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Last week, the politicians and the commentators held their collective breath. Will there be elections? Will the government fall? Will Ehud Olmert go home? Mediators, advisers, dealmakers and lobbyists scurried about in a dizzying tribal dance, every scenario or outcome considered more fateful than the next, and some were described as cataclysmic. Early elections, deposing the prime minister, the resignation of the Labor Party, primaries in Kadima, a few more months with Olmert, replacing him with Tzipi Livni, replacing Ehud Barak with Shaul Mofaz, and, worst of all, Benjamin Netanyahu rising to power.

This was much ado about nothing. All these scenarios do not raise any specter, nor do they lower one. They only affect the work schedules of the aforementioned figures. The "good of the state" or the fate of the state has no connection to any of the above possibilities. How will our daily lives change if Benjamin Ben-Eliezer remains, or does not remain, national infrastructures minister? If Isaac Herzog is or isn't social affairs minister? Even if Olmert does or does not occupy the prime minister's chair?

True, the final result was the most logical one. Although what exactly would change if the outcome were different? Can anyone seriously claim that a Prime Minister Livni would be fundamentally different than Olmert? Can someone clearly point out the differences between the two Ehuds? And what will happen if there are elections? And what will Netanyahu do as prime minister that so scares such a considerable chunk of the political and media establishment? Heck, he was already prime minister and the sky did not fall, any more so than it has with each of his rivals in power.

Israel in recent years has been accursed with a leadership devoid of an agenda beyond surviving in office and advancing political careers. It has been accursed with political parties who no longer champion a true plan, except for succeeding at the polls. There is no right or left in Israel, but rather words that have long gone stale. Everything converges to what is commonly referred to as the center of the map, the mainstream, something that frighteningly resembles a consensus and where one couldn't find any real difference even under a microscope. If the joke at one point was two Israelis, three opinions, now you would be lucky to find three Israelis with one opinion. If at one time dinner-table conversations involved debates over the future of the territories - remember? - today the conversation revolves around where to take the next vacation. This phenomenon is also evident among our leadership.

On matters related to state and society, economy and religion, the environment and education, Israel today speaks with one indistinguishable voice, almost to the point of depression. The sickening apathy that has gripped Israeli public opinion these past few years is also reflected in the positions of its leaders and political parties. This is very bad news for Israeli democracy and public discourse.

It is indeed true that some differences may emerge. Mofaz would be an especially cruel and brutal prime minister. Livni? We thought she would be the more moderate one, until she changed her spots this past weekend, calling for a military campaign in response to a few Qassam rockets. A new justice minister is likely to change course. Barak may one day return to the relatively bold character he displayed as prime minister. Olmert will continue to speak of peace and not do anything to advance it. However, when it comes down to the real, fundamental questions, there are no differences. The siege on Gaza is acceptable to all. Each of the candidates is likely to embark on the much-desired "major operation" in Gaza. Everyone agrees we should not talk to Hamas, that we need to do something about Iran, that the occupation can and needs to continue, that building in the settlements must not be halted, that the language of war and force is our language, that security is our religion, that we need to listen to what America says no matter what the price.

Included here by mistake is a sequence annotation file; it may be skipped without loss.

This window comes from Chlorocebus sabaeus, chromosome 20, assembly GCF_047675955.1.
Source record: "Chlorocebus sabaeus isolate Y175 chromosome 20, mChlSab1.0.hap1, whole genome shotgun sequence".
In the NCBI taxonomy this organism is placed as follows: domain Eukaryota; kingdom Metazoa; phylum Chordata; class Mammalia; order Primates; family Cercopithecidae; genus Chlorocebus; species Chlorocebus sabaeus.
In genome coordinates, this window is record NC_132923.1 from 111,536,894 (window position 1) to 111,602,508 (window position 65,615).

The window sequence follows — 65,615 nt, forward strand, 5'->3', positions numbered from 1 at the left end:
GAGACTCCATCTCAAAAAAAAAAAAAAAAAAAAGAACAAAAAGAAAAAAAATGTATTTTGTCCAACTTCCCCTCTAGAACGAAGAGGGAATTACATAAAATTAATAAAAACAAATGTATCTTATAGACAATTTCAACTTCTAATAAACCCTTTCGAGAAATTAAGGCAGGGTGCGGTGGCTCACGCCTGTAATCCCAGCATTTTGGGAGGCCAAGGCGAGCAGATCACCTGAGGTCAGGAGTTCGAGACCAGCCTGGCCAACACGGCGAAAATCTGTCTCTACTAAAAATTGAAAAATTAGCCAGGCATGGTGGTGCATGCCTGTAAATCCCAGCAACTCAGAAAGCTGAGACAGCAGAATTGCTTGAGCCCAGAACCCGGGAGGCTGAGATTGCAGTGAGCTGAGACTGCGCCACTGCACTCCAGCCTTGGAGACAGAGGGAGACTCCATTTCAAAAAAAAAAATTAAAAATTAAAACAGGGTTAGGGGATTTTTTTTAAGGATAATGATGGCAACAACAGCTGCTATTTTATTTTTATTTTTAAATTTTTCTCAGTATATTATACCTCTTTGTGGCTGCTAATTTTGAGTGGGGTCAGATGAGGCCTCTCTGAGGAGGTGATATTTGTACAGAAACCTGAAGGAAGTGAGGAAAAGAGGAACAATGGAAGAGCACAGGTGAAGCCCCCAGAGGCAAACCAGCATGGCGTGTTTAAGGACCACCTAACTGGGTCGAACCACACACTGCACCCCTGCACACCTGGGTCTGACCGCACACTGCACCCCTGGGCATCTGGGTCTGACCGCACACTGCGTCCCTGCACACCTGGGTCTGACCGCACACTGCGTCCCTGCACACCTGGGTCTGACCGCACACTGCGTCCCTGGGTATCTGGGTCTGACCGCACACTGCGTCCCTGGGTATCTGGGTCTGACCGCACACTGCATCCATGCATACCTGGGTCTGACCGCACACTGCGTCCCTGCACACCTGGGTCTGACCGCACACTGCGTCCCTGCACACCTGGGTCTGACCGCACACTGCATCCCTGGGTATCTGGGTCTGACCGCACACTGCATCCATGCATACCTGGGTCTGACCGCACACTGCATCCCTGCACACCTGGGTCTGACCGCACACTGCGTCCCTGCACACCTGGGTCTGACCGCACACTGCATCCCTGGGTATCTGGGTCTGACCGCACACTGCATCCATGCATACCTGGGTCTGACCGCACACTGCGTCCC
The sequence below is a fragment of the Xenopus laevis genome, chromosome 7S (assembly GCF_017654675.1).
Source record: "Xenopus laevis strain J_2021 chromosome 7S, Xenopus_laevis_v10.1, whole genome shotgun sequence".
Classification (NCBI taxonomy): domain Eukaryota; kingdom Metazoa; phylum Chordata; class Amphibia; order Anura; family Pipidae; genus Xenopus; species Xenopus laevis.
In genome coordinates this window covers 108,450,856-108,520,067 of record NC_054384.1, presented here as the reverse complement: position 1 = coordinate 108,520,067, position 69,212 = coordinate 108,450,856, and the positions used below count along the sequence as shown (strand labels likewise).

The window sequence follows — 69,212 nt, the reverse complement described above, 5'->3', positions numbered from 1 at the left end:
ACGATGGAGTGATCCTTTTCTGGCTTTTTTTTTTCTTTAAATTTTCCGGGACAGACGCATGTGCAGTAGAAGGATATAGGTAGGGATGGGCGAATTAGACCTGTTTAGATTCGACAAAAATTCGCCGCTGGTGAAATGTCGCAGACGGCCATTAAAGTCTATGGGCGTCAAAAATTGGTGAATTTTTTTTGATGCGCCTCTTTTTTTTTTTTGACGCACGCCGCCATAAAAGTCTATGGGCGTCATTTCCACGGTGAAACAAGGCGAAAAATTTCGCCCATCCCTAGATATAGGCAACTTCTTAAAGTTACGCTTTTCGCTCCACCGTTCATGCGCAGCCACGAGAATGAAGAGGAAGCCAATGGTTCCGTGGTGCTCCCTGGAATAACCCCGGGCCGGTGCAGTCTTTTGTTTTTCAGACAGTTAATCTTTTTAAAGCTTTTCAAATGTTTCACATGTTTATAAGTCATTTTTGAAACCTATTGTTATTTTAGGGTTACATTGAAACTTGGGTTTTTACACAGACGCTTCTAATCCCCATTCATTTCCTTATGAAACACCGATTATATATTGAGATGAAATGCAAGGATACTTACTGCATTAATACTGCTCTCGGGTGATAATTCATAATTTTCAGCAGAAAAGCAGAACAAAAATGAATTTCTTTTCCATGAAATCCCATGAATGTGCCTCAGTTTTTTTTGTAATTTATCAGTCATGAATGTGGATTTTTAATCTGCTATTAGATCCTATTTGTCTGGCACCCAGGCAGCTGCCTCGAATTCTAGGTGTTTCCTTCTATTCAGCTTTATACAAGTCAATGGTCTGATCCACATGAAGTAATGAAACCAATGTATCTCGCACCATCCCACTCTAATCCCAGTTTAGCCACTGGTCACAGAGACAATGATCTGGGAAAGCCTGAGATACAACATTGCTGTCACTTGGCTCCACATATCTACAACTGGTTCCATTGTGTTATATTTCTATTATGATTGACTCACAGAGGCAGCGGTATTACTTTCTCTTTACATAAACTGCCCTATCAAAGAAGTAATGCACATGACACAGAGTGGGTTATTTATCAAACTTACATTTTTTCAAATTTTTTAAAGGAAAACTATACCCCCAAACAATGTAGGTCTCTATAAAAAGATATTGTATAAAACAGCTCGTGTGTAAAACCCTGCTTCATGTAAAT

Not a single one of the candidates mentioned above is capable, for instance, of evacuating 250,000 settlers, a basic condition for any real change. None will foment a revolution in the relationship between religion and state. None will really combat corruption as is necessary. The link between politics and big money will continue to be their guiding principle. On education, none of them has anything new to offer. Even on social issues they will continue the current policy - that is, if there is such a clear social policy.

None of the candidates can clearly answer the question of where we are headed. What will this country look like in another 20 to 30 years? What do we want it to look like when there is an Arab majority between the Jordan River and the sea, and the region has gone nuclear? None of them can seriously explain the meaning of the term "Jewish and democratic state," nor can they explain how to reconcile the inherent contradiction in the term. None of them can explain how it will be possible to establish a Palestinian state in the conditions that have been created.

Several people as dull and gray as can be are looking for job titles, authority and power. None has enough conviction, courage and determination to lead them and us to the true, fundamental change that is so needed. Is this what all the fuss is about? All this evokes no more than a yawn, and then some sad thoughts.